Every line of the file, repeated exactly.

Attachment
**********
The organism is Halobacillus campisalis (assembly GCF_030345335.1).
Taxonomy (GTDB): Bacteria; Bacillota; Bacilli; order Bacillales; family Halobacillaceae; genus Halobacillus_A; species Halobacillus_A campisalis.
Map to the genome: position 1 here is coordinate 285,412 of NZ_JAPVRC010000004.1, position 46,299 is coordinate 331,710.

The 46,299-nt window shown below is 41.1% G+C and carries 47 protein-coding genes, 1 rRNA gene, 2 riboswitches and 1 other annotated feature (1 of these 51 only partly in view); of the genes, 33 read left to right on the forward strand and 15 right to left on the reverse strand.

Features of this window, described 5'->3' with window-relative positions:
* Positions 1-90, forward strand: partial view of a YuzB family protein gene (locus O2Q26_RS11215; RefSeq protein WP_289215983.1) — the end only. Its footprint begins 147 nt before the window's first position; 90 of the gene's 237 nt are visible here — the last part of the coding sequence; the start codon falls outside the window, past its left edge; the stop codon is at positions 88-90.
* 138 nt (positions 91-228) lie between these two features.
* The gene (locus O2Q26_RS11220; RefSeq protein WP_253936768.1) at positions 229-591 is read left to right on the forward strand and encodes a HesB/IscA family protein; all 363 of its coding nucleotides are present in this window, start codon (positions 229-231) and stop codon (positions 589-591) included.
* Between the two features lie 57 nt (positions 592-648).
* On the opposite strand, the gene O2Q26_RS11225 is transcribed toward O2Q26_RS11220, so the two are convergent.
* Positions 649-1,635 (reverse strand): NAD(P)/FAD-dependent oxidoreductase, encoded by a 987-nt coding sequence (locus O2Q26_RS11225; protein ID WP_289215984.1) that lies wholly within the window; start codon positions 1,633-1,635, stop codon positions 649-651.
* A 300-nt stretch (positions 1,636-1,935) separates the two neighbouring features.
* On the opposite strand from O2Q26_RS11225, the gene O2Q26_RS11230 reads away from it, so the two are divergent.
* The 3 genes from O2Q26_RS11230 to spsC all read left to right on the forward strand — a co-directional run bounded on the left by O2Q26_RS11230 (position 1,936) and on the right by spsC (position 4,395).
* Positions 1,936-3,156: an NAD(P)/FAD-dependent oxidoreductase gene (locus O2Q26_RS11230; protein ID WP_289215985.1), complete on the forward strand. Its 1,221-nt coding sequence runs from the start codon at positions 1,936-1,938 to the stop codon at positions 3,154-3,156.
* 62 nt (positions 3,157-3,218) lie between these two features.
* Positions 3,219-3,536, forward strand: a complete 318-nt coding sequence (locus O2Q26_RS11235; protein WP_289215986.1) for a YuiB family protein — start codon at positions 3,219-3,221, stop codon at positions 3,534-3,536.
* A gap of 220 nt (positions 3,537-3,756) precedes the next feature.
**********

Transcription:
The organism is Halobacillus campisalis (assembly GCF_030345335.1).
Taxonomy (GTDB): Bacteria; Bacillota; Bacilli; order Bacillales; family Halobacillaceae; genus Halobacillus_A; species Halobacillus_A campisalis.
Map to the genome: position 1 here is coordinate 285,412 of NZ_JAPVRC010000004.1, position 46,299 is coordinate 331,710.

The 46,299-nt window shown below is 41.1% G+C and carries 47 protein-coding genes, 1 rRNA gene, 2 riboswitches and 1 other annotated feature (1 of these 51 only partly in view); of the genes, 33 read left to right on the forward strand and 15 right to left on the reverse strand.

Features of this window, described 5'->3' with window-relative positions:
* Positions 1-90, forward strand: partial view of a YuzB family protein gene (locus O2Q26_RS11215; RefSeq protein WP_289215983.1) — the end only. Its footprint begins 147 nt before the window's first position; 90 of the gene's 237 nt are visible here — the last part of the coding sequence; the start codon falls outside the window, past its left edge; the stop codon is at positions 88-90.
* 138 nt (positions 91-228) lie between these two features.
* The gene (locus O2Q26_RS11220; RefSeq protein WP_253936768.1) at positions 229-591 is read left to right on the forward strand and encodes a HesB/IscA family protein; all 363 of its coding nucleotides are present in this window, start codon (positions 229-231) and stop codon (positions 589-591) included.
* Between the two features lie 57 nt (positions 592-648).
* On the opposite strand, the gene O2Q26_RS11225 is transcribed toward O2Q26_RS11220, so the two are convergent.
* Positions 649-1,635 (reverse strand): NAD(P)/FAD-dependent oxidoreductase, encoded by a 987-nt coding sequence (locus O2Q26_RS11225; protein ID WP_289215984.1) that lies wholly within the window; start codon positions 1,633-1,635, stop codon positions 649-651.
* A 300-nt stretch (positions 1,636-1,935) separates the two neighbouring features.
* On the opposite strand from O2Q26_RS11225, the gene O2Q26_RS11230 reads away from it, so the two are divergent.
* The 3 genes from O2Q26_RS11230 to spsC all read left to right on the forward strand — a co-directional run bounded on the left by O2Q26_RS11230 (position 1,936) and on the right by spsC (position 4,395).
* Positions 1,936-3,156: an NAD(P)/FAD-dependent oxidoreductase gene (locus O2Q26_RS11230; protein ID WP_289215985.1), complete on the forward strand. Its 1,221-nt coding sequence runs from the start codon at positions 1,936-1,938 to the stop codon at positions 3,154-3,156.
* 62 nt (positions 3,157-3,218) lie between these two features.
* Positions 3,219-3,536, forward strand: a complete 318-nt coding sequence (locus O2Q26_RS11235; protein WP_289215986.1) for a YuiB family protein — start codon at positions 3,219-3,221, stop codon at positions 3,534-3,536.
* A gap of 220 nt (positions 3,537-3,756) precedes the next feature.